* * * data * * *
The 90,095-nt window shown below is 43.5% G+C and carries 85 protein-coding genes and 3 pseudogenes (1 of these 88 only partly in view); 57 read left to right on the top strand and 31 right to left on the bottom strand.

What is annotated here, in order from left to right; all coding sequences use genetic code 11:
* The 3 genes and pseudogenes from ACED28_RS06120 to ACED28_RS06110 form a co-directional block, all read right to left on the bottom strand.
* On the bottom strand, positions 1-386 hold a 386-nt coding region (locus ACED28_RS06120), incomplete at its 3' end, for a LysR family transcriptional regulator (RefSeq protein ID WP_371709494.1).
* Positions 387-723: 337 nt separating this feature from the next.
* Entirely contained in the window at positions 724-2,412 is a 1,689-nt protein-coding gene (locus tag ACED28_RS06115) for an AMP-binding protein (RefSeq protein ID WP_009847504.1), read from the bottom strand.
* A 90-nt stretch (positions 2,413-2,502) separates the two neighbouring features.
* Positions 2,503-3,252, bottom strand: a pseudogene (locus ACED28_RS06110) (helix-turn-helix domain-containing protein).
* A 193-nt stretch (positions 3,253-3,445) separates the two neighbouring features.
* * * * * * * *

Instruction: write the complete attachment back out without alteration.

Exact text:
The 90,095-nt window shown below is 43.5% G+C and carries 85 protein-coding genes and 3 pseudogenes (1 of these 88 only partly in view); 57 read left to right on the top strand and 31 right to left on the bottom strand.

What is annotated here, in order from left to right; all coding sequences use genetic code 11:
* The 3 genes and pseudogenes from ACED28_RS06120 to ACED28_RS06110 form a co-directional block, all read right to left on the bottom strand.
* On the bottom strand, positions 1-386 hold a 386-nt coding region (locus ACED28_RS06120), incomplete at its 3' end, for a LysR family transcriptional regulator (RefSeq protein ID WP_371709494.1).
* Positions 387-723: 337 nt separating this feature from the next.
* Entirely contained in the window at positions 724-2,412 is a 1,689-nt protein-coding gene (locus tag ACED28_RS06115) for an AMP-binding protein (RefSeq protein ID WP_009847504.1), read from the bottom strand.
* A 90-nt stretch (positions 2,413-2,502) separates the two neighbouring features.
* Positions 2,503-3,252, bottom strand: a pseudogene (locus ACED28_RS06110) (helix-turn-helix domain-containing protein).
* A 193-nt stretch (positions 3,253-3,445) separates the two neighbouring features.